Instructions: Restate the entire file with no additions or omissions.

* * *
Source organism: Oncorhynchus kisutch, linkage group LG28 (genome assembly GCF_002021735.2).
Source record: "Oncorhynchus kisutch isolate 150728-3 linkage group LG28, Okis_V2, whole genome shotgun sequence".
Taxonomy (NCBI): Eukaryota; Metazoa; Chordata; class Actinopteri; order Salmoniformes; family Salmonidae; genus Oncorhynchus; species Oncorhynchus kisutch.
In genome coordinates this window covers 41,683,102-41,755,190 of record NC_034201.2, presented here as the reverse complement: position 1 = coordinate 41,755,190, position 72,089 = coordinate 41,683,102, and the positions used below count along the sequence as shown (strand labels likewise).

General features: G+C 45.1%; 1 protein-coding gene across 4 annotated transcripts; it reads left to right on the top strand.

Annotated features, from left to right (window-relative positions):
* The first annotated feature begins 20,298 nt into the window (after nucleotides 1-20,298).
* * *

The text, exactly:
Source organism: Oncorhynchus kisutch, linkage group LG28 (genome assembly GCF_002021735.2).
Source record: "Oncorhynchus kisutch isolate 150728-3 linkage group LG28, Okis_V2, whole genome shotgun sequence".
Taxonomy (NCBI): Eukaryota; Metazoa; Chordata; class Actinopteri; order Salmoniformes; family Salmonidae; genus Oncorhynchus; species Oncorhynchus kisutch.
In genome coordinates this window covers 41,683,102-41,755,190 of record NC_034201.2, presented here as the reverse complement: position 1 = coordinate 41,755,190, position 72,089 = coordinate 41,683,102, and the positions used below count along the sequence as shown (strand labels likewise).

General features: G+C 45.1%; 1 protein-coding gene across 4 annotated transcripts; it reads left to right on the top strand.

Annotated features, from left to right (window-relative positions):
* The first annotated feature begins 20,298 nt into the window (after nucleotides 1-20,298).